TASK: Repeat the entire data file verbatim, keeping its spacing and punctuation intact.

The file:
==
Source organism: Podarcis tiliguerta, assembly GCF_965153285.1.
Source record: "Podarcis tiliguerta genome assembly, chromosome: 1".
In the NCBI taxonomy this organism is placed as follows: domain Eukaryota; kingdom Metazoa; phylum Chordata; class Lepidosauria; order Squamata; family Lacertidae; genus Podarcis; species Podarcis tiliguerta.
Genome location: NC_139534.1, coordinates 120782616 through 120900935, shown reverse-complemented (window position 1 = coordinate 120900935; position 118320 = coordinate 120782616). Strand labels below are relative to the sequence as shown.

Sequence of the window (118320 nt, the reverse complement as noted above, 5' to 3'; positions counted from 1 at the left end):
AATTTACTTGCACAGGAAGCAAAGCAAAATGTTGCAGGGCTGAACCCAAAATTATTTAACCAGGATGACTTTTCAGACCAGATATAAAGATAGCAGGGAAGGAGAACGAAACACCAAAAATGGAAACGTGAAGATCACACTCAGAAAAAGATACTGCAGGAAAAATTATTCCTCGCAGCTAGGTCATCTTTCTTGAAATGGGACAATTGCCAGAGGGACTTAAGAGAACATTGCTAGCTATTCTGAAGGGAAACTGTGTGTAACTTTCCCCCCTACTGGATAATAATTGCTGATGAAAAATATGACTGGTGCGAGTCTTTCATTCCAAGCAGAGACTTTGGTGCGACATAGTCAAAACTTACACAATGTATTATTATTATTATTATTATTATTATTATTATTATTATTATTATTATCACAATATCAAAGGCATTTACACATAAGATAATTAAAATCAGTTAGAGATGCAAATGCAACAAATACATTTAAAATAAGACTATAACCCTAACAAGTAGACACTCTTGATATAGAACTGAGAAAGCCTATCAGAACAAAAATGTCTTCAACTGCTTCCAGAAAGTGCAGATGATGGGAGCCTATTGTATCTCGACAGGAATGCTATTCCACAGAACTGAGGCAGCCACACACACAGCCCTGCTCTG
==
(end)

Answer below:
Source organism: Podarcis tiliguerta, assembly GCF_965153285.1.
Source record: "Podarcis tiliguerta genome assembly, chromosome: 1".
In the NCBI taxonomy this organism is placed as follows: domain Eukaryota; kingdom Metazoa; phylum Chordata; class Lepidosauria; order Squamata; family Lacertidae; genus Podarcis; species Podarcis tiliguerta.
Genome location: NC_139534.1, coordinates 120782616 through 120900935, shown reverse-complemented (window position 1 = coordinate 120900935; position 118320 = coordinate 120782616). Strand labels below are relative to the sequence as shown.

Sequence of the window (118320 nt, the reverse complement as noted above, 5' to 3'; positions counted from 1 at the left end):
AATTTACTTGCACAGGAAGCAAAGCAAAATGTTGCAGGGCTGAACCCAAAATTATTTAACCAGGATGACTTTTCAGACCAGATATAAAGATAGCAGGGAAGGAGAACGAAACACCAAAAATGGAAACGTGAAGATCACACTCAGAAAAAGATACTGCAGGAAAAATTATTCCTCGCAGCTAGGTCATCTTTCTTGAAATGGGACAATTGCCAGAGGGACTTAAGAGAACATTGCTAGCTATTCTGAAGGGAAACTGTGTGTAACTTTCCCCCCTACTGGATAATAATTGCTGATGAAAAATATGACTGGTGCGAGTCTTTCATTCCAAGCAGAGACTTTGGTGCGACATAGTCAAAACTTACACAATGTATTATTATTATTATTATTATTATTATTATTATTATTATTATTATTATCACAATATCAAAGGCATTTACACATAAGATAATTAAAATCAGTTAGAGATGCAAATGCAACAAATACATTTAAAATAAGACTATAACCCTAACAAGTAGACACTCTTGATATAGAACTGAGAAAGCCTATCAGAACAAAAATGTCTTCAACTGCTTCCAGAAAGTGCAGATGATGGGAGCCTATTGTATCTCGACAGGAATGCTATTCCACAGAACTGAGGCAGCCACACACACAGCCCTGCTCTG